The Netherlands has launched a formal requirement study for a new fighter to replace its Lockheed Martin F-16MLUs between 2010 and 2025.
The study will take into account expected long-term developments in the use of air power, and assess the potential of cruise missiles, armed helicopters and unmanned reconnaissance and combat air vehicles. While a firm number of aircraft is not yet determined, it is generally understood to be between 120 and 140, costing at least Fl10 billion ($5 billion).
Although the government has requested detailed information on the Boeing F/A-18E/F, Dassault Rafale, Eurofighter Typhoon, Lockheed Martin F-16 Block 60 and the Saab/BAe JAS39 Gripen, it is widely accepted that the US-led Joint Strike Fighter (JSF) is the most likely candidate. Another major life extension of the F-16 is possible, although this may not be a cost-effective solution as one major midlife update has already been completed.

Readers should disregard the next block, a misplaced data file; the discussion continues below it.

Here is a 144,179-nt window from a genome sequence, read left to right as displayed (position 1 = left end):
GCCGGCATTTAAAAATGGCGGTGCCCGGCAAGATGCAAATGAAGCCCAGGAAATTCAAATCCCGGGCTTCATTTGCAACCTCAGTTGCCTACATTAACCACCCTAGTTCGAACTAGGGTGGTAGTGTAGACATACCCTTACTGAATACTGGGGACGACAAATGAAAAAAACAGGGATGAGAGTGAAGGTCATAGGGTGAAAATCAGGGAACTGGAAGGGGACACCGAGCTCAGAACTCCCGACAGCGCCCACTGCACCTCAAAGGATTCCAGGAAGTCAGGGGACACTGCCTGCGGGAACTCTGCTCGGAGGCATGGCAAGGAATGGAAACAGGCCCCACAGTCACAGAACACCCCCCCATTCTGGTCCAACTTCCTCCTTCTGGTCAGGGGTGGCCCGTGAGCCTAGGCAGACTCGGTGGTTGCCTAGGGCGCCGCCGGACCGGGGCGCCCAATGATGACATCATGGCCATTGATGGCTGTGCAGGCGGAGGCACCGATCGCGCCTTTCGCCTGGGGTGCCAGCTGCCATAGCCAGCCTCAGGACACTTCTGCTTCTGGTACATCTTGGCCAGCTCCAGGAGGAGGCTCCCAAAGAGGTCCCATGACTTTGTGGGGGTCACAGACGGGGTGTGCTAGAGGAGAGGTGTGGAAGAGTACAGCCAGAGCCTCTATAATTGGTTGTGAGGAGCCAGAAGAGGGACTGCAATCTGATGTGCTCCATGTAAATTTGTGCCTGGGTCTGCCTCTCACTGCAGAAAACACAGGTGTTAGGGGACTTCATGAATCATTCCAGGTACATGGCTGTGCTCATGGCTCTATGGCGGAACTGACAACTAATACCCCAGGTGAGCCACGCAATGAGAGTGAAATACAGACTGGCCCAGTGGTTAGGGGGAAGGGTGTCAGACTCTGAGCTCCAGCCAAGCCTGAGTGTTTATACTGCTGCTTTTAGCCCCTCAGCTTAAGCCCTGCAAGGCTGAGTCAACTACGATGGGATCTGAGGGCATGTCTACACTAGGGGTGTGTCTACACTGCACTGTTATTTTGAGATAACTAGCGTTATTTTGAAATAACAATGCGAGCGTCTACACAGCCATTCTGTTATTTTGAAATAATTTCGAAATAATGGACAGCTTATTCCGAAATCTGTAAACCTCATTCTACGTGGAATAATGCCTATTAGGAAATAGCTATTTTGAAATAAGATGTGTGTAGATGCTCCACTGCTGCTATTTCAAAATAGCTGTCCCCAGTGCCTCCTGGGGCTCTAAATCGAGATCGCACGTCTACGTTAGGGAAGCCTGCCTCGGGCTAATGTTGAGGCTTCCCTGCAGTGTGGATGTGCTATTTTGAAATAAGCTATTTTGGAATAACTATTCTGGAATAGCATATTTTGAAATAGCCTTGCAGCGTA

The Netherlands is taking part in the JSF concept demonstration phase as a "limited co-operative partner", and a government decision will be made next year on participation in engineering and manufacturing development.
The Netherlands defence secretary told parliament recently, however, that industrial participation in the JSF does not automatically mean that the aircraft will be selected as an F-16 replacement.
Source: Flight International